I always like to revisit the past. This could be my past, my family’s past, or history in general. I attended school in East Peoria and Morton, I chose Eureka as my college, and I came out of the womb playing in Peoria. That scratches the surface, because another part of my story is in the old village of broken hearts. No, this isn’t a Country and Western cliché—this is a reference to Creve Coeur. Creve Coeur is another place where my own life story was set in for a time. Furthermore, it’s a place where my love of history began. History was in my back yard.
My grandparents lived in Creve Coeur from 1954 to 2002. Until I was school age, I spent most of the daytime hours there, before my parents would get off work. My grandparents were not only my child care, but they were also my educators during that period. Fast-forward to about 1998, and not only could I read and write, but I was developing a curious nature. I didn’t just stop at asking questions though—I looked for answers in my grandparents’ 1978 edition of World Book Encyclopedia. Those books helped me discover a love of learning, and a love of history. My grandparents noticed this, and they thought they would give me a real treat by showing me a piece of world history right in Creve Coeur.
Here we are, the park hasn’t changed in a long time. This is the Fort Creve Coeur Monument, where my grandma had taken me to show me the history in her own backyard.
In case if you didn’t get the important details from the photo—French Explorers, Robert, Sieur du LaSalle and Henri Tonti established this vital way station as a Forward Operating Base, to continue on their missions of exploration in and around the Mississippi, in the 17th century.
The fort was built in 1680, and it wasn’t just for the purposes of fortification, exploitation, and colonialization. LaSalle made a deal with the local tribes to protect them from the Iroquois tribal league. LaSalle fostered good relationships with the tribes—Fort Creve Coeur wasn’t around too long though—this original site quickly became abandoned as Tonti left to fortify Starved Rock. Tonti’s mission to Starved Rock was to only end in failure though. However, the fort’s seven man garrison quit their fort, destroyed the fortifications, and made a trek to Canada. The Fort’s location today is represented by a monument. I wanted also to show you the reconstruction of the fort at a different Creve Coeur park. But, if you keep reading, you will see some brilliant images of nature around the fort’s old site.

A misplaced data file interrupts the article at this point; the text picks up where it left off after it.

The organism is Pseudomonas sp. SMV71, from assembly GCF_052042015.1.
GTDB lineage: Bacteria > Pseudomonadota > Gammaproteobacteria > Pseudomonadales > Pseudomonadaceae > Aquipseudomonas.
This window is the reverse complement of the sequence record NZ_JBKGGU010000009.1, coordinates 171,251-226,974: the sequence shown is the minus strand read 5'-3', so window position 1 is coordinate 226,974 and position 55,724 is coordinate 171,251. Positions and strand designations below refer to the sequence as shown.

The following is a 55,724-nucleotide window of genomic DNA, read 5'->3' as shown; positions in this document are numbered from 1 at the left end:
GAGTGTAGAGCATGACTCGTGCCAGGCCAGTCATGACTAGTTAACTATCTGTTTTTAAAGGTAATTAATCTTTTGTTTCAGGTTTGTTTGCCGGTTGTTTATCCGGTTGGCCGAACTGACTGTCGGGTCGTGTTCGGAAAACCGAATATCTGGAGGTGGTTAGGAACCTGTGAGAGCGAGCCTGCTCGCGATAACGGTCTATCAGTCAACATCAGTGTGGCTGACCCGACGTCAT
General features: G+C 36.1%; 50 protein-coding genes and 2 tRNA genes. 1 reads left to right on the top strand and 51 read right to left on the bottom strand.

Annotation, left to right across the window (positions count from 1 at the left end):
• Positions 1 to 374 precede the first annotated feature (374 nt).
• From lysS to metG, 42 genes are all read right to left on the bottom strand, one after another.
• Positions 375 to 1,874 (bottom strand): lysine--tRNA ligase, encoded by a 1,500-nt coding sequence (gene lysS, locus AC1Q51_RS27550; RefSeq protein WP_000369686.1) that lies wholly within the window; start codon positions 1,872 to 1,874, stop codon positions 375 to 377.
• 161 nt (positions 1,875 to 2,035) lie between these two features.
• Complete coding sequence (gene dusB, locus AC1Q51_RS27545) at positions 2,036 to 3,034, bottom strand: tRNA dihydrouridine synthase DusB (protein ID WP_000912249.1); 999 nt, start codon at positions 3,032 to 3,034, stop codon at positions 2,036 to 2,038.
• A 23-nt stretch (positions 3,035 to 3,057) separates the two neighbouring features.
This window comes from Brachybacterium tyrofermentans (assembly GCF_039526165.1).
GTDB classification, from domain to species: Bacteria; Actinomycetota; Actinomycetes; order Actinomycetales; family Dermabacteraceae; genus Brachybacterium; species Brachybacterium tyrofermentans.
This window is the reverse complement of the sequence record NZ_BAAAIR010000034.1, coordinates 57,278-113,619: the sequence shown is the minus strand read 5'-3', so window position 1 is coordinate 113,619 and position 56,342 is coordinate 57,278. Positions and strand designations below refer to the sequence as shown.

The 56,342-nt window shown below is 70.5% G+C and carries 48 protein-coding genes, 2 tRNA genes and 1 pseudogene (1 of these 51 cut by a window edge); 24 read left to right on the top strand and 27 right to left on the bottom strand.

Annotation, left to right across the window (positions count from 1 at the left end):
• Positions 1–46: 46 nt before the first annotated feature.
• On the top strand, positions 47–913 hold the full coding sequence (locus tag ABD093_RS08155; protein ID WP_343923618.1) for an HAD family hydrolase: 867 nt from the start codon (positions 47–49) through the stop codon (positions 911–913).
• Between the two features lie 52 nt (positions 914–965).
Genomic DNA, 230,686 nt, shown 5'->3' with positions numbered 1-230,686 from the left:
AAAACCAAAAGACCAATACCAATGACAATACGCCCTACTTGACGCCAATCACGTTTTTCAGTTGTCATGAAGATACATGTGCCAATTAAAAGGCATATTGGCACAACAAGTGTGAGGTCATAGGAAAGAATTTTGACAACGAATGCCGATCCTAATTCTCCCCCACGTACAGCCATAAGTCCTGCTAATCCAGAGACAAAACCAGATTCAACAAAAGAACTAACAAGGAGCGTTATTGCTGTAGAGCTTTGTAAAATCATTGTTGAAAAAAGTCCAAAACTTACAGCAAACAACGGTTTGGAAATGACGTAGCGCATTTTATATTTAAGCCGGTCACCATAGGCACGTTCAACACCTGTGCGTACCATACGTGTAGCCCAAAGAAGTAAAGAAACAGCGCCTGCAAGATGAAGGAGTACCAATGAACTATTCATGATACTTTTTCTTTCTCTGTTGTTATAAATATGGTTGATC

Again, Fort Creve Coeur is not just a talisman of the 17th century it is the namesake of Creve Coeur. LaSalle’s expedition to North America was fraught with trials and tribulations. He had to deal with desertion, deaths, and disease, hence the name Creve Coeur for the fort, in English that means “broken heart.”
Now in 1836 Creve Coeur was originally platted as Wesley City according to a Pekin Daily Times article published on April 19, 2013. But, the municipality eventually remembered it’s history, and changed the name Crevecoeur in 1921. Yet, in 1960, Creve Coeur’s mayor petitioned to have the village’s name changed to Creve Coeur as he believed it was a misspelling.
I love history, but I’m also getting thirsty, I’m back at home now, and I need something special for this thirst.
I’m in the mood for a wheat beer. I found a great example of one. I’m a big fan of Erdinger, it’s one of my top tier beers. It also is a perfect springtime beer. When I was in my local liquor store, I picked up a single bottle of Erdinger Schneeweisse, in English that’s Erdinger Snow White. There aren’t any seven dwarves around, so let’s pour this beer.
To be frank, I’ve been looking for Erdinger Snow White for several years, and I’m glad I found it. It has a pleasant earthy aroma with raisins in the nose too, coupled by a bready, warming, and toasty taste. Also, there is a crisp, citrus bite at the end. Ironically, we are in spring, not winter, but this seasonal brew is truly delicious any time of year. Cheers!
Brandon is the author of the book, “Thuringer: The Officer” and you can read about it and order the print edition here or if you prefer reading your books on Kindle, you can click here for that edition.